Finally, we get Claire's visit to Topanga Canyon, where her aunt Sarah has a wild hippie party. Magically, one of the wild hippies has a son who is handsome and around Claire's age (played by Stark Sands of the Generation Kill miniseries) and totally doesn't want to use her the way douches like Gabe do. It's actually kind of sweet seeing Claire act so shy around Sarah and so unsure of herself. Despite her brattiness throughout the first season and a half of the show, the last two episodes have really demonstrated Claire's insecurity, and it's nice to see when people do nice things to her. When Sarah sits her down and tells her that her mom is a deeply unhappy person who deserves to be treated well, suddenly those family bonds made a lot more sense. And, likewise, Sarah became an even better guest character.

The episode is tied up with a poignant scene on that wavelength, where Ruth picks up the mix tape that Claire brought home with her from Sarah's place and observes Ruth singing, word for word, the song "Back to the Garden" by Joni Mitchell. It's a surprisingly stark, touching piece of character development for both Claire and Ruth, both of whom are arguably the lesser developed Fisher family members at this point of the series. By, shall we say, "tending the garden" a bit by aptly servicing all of these characters, "Back to the Garden" settles into a lovely little episode.

Grade: A-

Memorable quotes and trivia

  • The people in the porn movie the guy watches before he dies are real porn actors! Hooray!
  • "In case you haven't hung out with any 15-year-old guys lately, they're like total hornswogglers." -Claire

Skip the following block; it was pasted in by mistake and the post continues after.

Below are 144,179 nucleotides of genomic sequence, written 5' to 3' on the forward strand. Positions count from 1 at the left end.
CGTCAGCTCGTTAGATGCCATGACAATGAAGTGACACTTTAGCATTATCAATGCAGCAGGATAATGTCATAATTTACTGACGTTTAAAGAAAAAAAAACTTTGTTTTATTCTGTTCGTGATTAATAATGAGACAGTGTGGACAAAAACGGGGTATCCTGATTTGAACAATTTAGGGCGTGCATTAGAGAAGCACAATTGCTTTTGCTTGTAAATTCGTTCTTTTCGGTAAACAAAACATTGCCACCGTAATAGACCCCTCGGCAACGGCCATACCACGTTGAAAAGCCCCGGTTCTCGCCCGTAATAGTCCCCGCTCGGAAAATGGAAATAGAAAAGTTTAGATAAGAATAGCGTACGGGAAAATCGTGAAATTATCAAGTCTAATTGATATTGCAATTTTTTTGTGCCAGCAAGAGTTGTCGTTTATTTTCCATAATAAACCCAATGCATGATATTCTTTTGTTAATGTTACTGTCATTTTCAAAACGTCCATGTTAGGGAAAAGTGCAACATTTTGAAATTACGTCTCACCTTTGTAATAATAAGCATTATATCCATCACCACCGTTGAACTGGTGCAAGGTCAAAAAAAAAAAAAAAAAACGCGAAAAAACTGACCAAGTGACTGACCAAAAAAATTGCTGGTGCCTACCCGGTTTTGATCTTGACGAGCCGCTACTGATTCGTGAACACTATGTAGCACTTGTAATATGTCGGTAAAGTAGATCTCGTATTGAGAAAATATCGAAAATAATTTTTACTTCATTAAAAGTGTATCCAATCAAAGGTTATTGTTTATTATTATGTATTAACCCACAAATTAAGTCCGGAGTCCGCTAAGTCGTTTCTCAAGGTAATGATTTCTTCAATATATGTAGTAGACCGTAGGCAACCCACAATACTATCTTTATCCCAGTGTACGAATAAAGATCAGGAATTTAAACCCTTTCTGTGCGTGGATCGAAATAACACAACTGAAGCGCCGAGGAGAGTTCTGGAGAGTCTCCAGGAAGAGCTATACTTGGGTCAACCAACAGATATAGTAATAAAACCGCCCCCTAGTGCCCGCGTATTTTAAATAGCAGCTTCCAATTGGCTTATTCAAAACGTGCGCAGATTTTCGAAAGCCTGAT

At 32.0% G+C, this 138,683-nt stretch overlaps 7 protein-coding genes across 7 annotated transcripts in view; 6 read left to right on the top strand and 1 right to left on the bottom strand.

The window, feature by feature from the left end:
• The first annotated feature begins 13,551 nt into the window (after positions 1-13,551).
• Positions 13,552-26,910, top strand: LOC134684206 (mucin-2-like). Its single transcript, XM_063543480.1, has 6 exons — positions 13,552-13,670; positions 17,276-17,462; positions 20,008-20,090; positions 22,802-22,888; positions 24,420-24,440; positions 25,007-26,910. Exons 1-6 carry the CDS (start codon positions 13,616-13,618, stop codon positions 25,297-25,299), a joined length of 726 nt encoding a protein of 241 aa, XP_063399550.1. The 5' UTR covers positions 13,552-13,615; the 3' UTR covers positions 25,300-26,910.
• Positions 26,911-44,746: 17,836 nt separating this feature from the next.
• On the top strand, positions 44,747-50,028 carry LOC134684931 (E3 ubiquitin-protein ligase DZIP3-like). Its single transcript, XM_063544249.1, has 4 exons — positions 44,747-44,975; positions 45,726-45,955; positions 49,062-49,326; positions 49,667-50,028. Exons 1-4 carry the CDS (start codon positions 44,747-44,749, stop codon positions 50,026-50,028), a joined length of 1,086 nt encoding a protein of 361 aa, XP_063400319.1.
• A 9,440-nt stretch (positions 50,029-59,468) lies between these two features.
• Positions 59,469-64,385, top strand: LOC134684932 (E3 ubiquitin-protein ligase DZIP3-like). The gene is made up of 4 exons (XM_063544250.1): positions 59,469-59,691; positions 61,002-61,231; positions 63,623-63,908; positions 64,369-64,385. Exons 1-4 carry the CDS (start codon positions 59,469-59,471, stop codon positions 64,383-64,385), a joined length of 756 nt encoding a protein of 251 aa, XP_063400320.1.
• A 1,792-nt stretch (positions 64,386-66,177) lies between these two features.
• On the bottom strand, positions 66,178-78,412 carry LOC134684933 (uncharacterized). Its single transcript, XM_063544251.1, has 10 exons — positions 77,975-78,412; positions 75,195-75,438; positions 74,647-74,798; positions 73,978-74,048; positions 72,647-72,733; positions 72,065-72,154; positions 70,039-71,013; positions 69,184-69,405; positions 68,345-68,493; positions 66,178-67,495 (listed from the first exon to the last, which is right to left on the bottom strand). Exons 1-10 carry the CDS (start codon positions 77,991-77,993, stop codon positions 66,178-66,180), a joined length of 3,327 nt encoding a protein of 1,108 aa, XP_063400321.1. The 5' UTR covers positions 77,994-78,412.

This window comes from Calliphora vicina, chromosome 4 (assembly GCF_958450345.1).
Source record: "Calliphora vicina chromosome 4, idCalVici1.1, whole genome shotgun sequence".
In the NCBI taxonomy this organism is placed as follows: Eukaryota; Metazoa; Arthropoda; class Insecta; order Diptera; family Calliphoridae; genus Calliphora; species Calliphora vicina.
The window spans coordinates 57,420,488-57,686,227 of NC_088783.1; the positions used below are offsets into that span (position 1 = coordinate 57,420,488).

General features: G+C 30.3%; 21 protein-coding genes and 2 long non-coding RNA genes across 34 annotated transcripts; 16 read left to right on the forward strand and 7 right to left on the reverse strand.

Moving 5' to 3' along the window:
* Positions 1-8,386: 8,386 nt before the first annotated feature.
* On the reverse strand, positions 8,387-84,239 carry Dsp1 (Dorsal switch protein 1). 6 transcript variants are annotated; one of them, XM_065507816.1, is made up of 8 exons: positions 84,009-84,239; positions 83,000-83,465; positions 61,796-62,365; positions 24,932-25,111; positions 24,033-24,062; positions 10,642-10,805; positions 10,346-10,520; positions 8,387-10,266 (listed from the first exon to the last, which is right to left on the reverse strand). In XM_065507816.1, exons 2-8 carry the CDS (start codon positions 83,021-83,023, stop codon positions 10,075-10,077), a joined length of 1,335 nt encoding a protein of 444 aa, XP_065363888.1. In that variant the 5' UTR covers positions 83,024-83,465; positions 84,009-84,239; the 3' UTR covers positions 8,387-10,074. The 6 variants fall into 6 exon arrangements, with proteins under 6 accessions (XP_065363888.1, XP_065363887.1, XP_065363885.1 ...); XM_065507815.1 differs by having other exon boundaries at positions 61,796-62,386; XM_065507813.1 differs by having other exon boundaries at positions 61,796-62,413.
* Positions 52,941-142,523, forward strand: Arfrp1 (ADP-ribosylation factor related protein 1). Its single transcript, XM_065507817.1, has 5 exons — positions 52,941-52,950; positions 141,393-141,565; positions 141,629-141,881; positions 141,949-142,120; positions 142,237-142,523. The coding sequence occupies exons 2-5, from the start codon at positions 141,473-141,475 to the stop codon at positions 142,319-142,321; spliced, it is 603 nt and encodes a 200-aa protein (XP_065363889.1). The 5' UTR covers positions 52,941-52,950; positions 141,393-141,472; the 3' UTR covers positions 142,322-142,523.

• "No mom, I won't be having dinner with you." -David
  • "Someone's in a real snoot." -Robbie
  • "That's the Jewish Friend in there." -David
  • "Oh, I got this for you. It doesn't need watering or caring about in any way." -Brenda, on the plant she gives her mom.
  • "Yeah, I'm scared that I'm going to die." -Nate "Yeah, me too." -Ari "Really, what do you have?" -Nate "A body." -Ari (You kinda walked into that one, Nate.)
  • This episode got me to buy frozen waffles at Trader Joe's recently, what with Claire eating a frozen waffle at the beginning of the episode and being offered a frozen waffle by Sarah at the end. Hey Morgan Spurlock, you should totally direct a documentary about how advertising is everywhere! That's an original idea that is not at all an obvious statement, similar to how McDonalds is bad for you!
  • Director Daniel Attias is a veteran of TV directing, having recently directed an upcoming episode of The Killing, and having also directed episodes of The Sopranos, Lost, The Wire, Friday Night Lights, Deadwood, and basically every other show you've ever cared about. And (AND!) he directed many episodes of Beverly Hills 90210, including the famous "Donna Martin Graduates" episode.

Part 1 Part 2 Part 3 Part 4 Part 5 Part 6 Part 7

Labels: , , ,

leave a response